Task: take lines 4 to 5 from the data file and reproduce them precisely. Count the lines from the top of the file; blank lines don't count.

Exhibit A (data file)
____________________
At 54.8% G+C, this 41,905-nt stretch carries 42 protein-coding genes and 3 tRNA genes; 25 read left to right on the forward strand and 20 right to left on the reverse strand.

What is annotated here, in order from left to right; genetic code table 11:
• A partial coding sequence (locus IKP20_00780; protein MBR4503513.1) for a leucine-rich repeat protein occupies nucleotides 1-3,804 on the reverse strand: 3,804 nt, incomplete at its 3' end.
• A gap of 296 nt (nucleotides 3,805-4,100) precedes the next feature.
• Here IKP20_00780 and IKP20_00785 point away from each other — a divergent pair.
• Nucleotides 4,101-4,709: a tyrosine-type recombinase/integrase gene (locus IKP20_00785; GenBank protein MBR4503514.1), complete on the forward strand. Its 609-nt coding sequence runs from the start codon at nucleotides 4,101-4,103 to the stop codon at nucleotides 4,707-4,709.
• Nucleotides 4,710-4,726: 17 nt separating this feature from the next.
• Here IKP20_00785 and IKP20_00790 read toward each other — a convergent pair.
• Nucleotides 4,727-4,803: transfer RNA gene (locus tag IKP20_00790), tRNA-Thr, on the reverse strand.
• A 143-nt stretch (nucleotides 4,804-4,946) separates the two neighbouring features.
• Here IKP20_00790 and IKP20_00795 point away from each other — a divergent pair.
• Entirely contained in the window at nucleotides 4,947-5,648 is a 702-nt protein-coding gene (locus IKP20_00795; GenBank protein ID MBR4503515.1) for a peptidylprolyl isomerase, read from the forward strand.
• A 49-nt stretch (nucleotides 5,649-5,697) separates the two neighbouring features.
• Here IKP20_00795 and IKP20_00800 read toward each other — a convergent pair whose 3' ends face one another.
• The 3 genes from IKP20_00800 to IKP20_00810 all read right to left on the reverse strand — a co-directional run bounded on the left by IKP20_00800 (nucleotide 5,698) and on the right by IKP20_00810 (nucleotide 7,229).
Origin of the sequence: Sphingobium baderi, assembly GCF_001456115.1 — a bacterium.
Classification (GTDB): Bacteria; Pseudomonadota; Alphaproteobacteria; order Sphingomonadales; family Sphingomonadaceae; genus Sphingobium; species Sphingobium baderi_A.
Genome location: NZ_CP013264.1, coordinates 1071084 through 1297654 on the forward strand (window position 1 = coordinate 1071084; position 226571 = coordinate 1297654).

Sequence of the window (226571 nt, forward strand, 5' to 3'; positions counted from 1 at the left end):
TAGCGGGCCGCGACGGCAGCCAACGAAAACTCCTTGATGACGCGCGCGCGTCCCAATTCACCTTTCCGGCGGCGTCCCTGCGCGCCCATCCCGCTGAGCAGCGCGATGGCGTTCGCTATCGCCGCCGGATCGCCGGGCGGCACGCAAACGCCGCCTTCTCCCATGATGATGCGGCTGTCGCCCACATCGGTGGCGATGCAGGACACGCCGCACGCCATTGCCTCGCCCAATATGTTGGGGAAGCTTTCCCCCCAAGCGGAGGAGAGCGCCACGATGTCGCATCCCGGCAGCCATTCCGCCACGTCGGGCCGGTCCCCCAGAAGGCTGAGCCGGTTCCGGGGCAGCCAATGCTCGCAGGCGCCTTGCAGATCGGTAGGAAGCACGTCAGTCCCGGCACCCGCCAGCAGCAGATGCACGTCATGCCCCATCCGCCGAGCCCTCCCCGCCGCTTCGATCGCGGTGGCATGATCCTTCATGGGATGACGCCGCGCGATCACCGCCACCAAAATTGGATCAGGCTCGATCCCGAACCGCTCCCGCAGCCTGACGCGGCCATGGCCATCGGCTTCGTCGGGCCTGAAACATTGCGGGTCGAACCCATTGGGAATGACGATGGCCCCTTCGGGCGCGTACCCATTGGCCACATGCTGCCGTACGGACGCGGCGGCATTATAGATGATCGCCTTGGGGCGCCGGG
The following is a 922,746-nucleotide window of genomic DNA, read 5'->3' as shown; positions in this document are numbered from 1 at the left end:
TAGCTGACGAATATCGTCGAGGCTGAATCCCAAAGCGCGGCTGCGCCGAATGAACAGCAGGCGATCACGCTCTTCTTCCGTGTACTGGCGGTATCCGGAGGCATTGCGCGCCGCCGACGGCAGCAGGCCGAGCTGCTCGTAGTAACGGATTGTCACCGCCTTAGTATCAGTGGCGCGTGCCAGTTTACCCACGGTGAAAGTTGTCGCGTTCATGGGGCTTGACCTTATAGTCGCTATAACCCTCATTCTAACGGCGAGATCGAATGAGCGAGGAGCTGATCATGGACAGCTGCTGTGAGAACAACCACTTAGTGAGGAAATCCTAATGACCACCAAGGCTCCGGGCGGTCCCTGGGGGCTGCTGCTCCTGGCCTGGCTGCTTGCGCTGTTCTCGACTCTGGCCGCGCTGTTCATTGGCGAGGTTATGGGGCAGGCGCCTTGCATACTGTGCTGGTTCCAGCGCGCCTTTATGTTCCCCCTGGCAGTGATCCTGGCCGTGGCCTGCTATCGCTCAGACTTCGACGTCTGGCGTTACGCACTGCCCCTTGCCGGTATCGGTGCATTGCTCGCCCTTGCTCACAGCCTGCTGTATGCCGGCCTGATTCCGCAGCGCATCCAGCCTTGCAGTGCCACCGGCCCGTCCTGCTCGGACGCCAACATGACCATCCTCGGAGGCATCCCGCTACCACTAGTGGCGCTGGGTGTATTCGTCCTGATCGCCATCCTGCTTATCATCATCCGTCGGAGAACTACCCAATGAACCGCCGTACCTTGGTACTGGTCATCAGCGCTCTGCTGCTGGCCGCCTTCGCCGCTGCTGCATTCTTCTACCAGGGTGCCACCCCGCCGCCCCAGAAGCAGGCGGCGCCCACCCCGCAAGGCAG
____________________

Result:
• A gap of 296 nt (nucleotides 3,805-4,100) precedes the next feature.
• Here IKP20_00780 and IKP20_00785 point away from each other — a divergent pair.